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Choi Sum
Choi Sum is part of the mustard family Brassica rapa subsp. parachinensis, which is known by many different names and can refer to many slightly different types of virtually identical looking plants. These can also include Ba Choi and Cheung Choi, although no native Cantonese would ever muddle these names. Choi sum can be distinguished by its small yellow flowerheads and bright green oval leaves. It is one of the most commonly cultivated plants in Asia and is grown under a wide range of different climates and soil types.
Sum Choi refers to organically grown Choi Sum.

Other Names:
Tsoi sum (Hong Kong Chinese) and cai xin (Mandarin Chinese), cai ngot (Vietnamese), pakauyai or pakaukeo (Thai), saishin (Japanese), Chinese soup green, white flowering cabbage, mosk pak choy (English), Yau Choy, Yu Cai (Yeou Tsai), Chinese flowering cabbage oil greens, Yu Toy, and False Pak Choi.

We have used the spelling 'choi' because in Cantonese the last letter is a rising sound, whereas 'choy' would indicate a flat sound, which is not correct.

Also know that the very similar Cheung Choi is completely light green, except for the yellow flowers. Cantonese would never refer to Cheung Choi as Choi Sum!

Leaves are sold in clumps by weight, and comprise small plants that have perhaps eight or ten leaves in each. They are usually picked just above the root and sold the same day. Chinese at home have no problem cooking leaves that have holes in them, and this goes to show they are fresh and have not been subject to pesticides or other nefarious sprays (Sum Choi).

Buyer Tip

When purchasing look at the end of the stems where they were broken off. There is usually a small white or lighter coloured centre. Buy those with no discernable colour change, or the least amount of light colouration.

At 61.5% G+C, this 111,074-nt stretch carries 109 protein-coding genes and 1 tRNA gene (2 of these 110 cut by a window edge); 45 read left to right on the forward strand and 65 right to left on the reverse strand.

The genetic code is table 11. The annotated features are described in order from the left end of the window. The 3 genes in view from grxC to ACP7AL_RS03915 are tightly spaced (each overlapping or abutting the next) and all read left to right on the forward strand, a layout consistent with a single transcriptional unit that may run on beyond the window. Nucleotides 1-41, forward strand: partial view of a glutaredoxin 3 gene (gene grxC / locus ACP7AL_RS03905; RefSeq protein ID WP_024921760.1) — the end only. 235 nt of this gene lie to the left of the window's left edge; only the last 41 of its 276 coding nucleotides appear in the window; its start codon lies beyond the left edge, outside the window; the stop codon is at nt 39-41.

Many Chinese prefer to buy these when they have a lot of yellow flowers on them, and have perhaps got slightly 'leggy'. The flowers are edible and very tasty, and are never removed. Smaller plants are considered to be more tender and succulent.

Prepare the leaves simply by washing under running water, break off the bottom inch or so, and remove any unsightly leaves. Keep the yellow flowers if present, as these are delicious also.

Cooking is very simple, with the leaves being covered with water and brought to the boil. They are then simmered for 5 minutes or less.

Image: Choi Sum - Click to Enlarge

Recipe 1

Choi Sum is usually covered with water and left to simmer for a few minutes, and no longer than 5 minutes. Apart from water you can also add a clove of garlic, and that is all - not even salt or pepper!

As with Cheung Choi and Ba Choi you can add extra water to make a soup. However, this tends to be quite a bit stronger than these others, so we do not recommend doing this unless you also add: quite a lot of garlic and fresh chopped ginger strips + salt and pepper to taste.

Never overcook the leaves, as British chef's tend to prefer. They are meant to be edible and not a green mush.

Recipe 2

The common alternative is to steam the leaves with a lot of garlic and or fresh ginger strips. This is done by using a wok as a steamer, and placing a dish such as small bowl or soup dish on a rack. Add water to the wok and bring to the boil. Add the leaves and cover for 5 minutes. There will be a little juice when cooked, which blends beautifully with the garlic and ginger. Steaming leads to a more intense and stronger flavour with more bitter taste.

Recipe 3

This is as recipe 2 above, but after cooking you flash fry the leaves for a few seconds only, tossing continuously. Alternatively you can stir fry them for a minute or so. This gives them a shinny look and makes them slippery to pick up using chop sticks. You need as little as five seconds frying, and ensure all excess oil is allowed to drain away before serving. In this case they would be presented to table without any juice, and normally laid out in line on a platter. This style is usually reserved for Choi Sum that quite resembles small English purple flowering broccoli, before the flower pods open.

Related Pages:
Ba Choi
Cheung Choi

  This information is as supplied by ourselves, and ably supported by our friends and various internet portals.
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